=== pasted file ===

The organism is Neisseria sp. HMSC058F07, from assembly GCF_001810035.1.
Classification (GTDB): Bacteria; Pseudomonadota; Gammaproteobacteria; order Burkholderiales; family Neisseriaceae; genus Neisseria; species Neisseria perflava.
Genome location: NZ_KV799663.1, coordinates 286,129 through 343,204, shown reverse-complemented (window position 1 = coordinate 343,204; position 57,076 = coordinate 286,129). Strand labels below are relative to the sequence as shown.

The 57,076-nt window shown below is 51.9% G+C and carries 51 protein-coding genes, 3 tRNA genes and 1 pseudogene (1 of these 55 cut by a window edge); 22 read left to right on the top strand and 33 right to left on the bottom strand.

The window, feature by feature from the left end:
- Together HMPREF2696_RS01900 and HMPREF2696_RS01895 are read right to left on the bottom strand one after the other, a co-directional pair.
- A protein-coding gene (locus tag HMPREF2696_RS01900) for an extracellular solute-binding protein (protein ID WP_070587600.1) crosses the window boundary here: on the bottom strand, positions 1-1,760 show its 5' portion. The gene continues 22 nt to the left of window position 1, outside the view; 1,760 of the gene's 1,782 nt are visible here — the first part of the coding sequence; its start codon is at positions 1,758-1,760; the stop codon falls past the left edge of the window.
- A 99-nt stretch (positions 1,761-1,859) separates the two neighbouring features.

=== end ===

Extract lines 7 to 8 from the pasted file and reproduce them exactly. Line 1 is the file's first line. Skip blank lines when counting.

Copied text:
- A protein-coding gene (locus tag HMPREF2696_RS01900) for an extracellular solute-binding protein (protein ID WP_070587600.1) crosses the window boundary here: on the bottom strand, positions 1-1,760 show its 5' portion. The gene continues 22 nt to the left of window position 1, outside the view; 1,760 of the gene's 1,782 nt are visible here — the first part of the coding sequence; its start codon is at positions 1,758-1,760; the stop codon falls past the left edge of the window.
- A 99-nt stretch (positions 1,761-1,859) separates the two neighbouring features.